The Anonymous Widower

A Great British Compromise

This is the title of an article in Modern Railways which discusses how you measure how late trains are.

The trouble is that what is late to passengers is very different to what is late for the train companies.

Take these scenarios.

1. You are wanting to catch a particular train at 10:00 and you get there at that time, just as the train is moving off. You’ll be annoyed and ask why couldn’t the train wait. But then to the train company, every time they’re late away means they’ll have to catch up somewhere to avoid their punctuality figures being ruined.

2. If train timetables had contingencies, they’d all wait regularly, so they left and arrived on time. Do we want more time to sit and twiddle our thumbs?

3. What passengers like too, is being early and how many times, have you waited outside a terminal station for a platform, before arriving dead-on the correct time?

4. You’re catching a connection at somewhere like Ipswich and you have two minutes to get the other train.  But you’ve got a heavy case and you’ve got to get across the overbridge, which has got lifts.  The lifts however are busy with someone in a wheelchair and you miss the train you need to catch. Who’s fault is that?

You can probably think of many other scenarios.

You get annoyed because of the lost time, but rail companies get their statistics mucked up. You might not travel that way again and the train company is out of pocket.

So we have two possible solutions.

1, We either build enough slack into the timetables, as they do in some other countries, so that the trains always arrive and leave as the timetable says.  But this means a lot more thumb-twiddling.

2.  We adopt a good British compromise, with give and take on both sides.

If we go for the second option, passengers must accept that occasionally they will be late, but sometimes they will be early. So you win some and lose some.

There are also a few responsibilities, that the second option places on both parties.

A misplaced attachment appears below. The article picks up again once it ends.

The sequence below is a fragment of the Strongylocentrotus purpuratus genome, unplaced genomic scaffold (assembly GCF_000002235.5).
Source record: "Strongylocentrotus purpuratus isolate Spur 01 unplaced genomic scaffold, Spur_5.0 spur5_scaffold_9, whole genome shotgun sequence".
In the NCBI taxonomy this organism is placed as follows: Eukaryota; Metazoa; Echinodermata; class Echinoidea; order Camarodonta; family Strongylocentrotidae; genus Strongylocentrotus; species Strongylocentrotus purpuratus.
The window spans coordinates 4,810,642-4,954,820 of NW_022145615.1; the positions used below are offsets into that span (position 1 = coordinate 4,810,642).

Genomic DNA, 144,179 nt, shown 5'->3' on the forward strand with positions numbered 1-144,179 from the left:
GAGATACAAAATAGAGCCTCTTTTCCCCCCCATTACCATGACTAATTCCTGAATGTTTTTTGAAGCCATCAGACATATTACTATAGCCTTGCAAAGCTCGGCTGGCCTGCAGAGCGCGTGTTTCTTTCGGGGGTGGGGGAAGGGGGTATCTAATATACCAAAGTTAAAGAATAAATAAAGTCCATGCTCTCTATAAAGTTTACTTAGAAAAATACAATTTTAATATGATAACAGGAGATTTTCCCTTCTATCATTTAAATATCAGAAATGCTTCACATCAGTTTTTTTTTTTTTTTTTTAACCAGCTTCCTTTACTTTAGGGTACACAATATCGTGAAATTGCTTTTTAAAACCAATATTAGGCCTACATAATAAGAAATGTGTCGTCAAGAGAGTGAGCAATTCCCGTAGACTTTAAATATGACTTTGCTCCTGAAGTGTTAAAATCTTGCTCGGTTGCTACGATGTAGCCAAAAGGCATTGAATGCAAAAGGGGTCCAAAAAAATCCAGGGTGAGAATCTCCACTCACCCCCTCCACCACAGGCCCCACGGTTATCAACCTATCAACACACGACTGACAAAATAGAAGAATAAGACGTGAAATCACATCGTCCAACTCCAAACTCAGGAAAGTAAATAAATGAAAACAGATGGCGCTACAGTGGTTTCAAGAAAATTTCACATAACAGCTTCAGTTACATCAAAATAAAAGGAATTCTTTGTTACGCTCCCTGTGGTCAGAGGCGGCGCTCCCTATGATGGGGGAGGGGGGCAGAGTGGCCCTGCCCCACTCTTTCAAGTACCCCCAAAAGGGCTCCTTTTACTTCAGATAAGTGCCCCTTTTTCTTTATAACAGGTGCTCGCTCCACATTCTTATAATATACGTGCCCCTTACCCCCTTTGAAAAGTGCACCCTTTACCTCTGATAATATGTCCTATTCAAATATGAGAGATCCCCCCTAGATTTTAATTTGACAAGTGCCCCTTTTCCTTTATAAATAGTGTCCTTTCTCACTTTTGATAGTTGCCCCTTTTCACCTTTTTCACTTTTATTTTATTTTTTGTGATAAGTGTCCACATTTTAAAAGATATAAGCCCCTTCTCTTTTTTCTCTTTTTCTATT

1.  The first is a variation of the mirror-in-the-lift solution.  I can’t find a full reference, but there is this post on Yahoo Answers. Basically giving people something to do, makes the waiting shorter.  So perhaps a cafe and a toilet would help pass the time. Even good informational posters will help!

2.  Train companies must also provide information in a timely manner. I was on a train recently and as it approached a stop, an announcement told passengers wanting the train to Somewhere, that it was on Platform 3 over the bridge or whatever.

3. Some station signage is also pretty poor.  If you get the Overground from Stratford, you walk up the  stairs and there are often two trains at the top.  So do you go left or right? A simple next train out sign, like several Underground stations have, would solve the problem.

4. Passengers should be prepared and if they don’t know what to do, then they should leave themselves more time.

So it’s all give and take and if we get it right everybody wins.

February 24, 2013 - Posted by | Transport | , ,

1 Comment »

  1. I sat on NAG [Network Access Group] when Commissioning the Cairns Diesel Tilt Train at the Suburban Rail Maintenance Yards. Whenever I needed to use an Urban Line or Cairns Lines [for cleaning or traveling to Roma Street Station for Public Display or Testing on Cairns Route, I had several rules NAG Requests . . . planned two weeks in advance. The comment at NAG was a tonne of Coal Never Complains.

    Late Passenger Trains now attract a $Dollar Fine, when Urban Trains are Privatised.
    Two Minutes is not enough time for Train Connections {5 minutes more like the average time} . . . The Project Planning of Running a NAG Program, is Amazing in How Much Detail, and How Accurate it is for 95_% plus of all trips [including waiting in sidings].

    Comment by Steam Lover | February 24, 2013 | Reply

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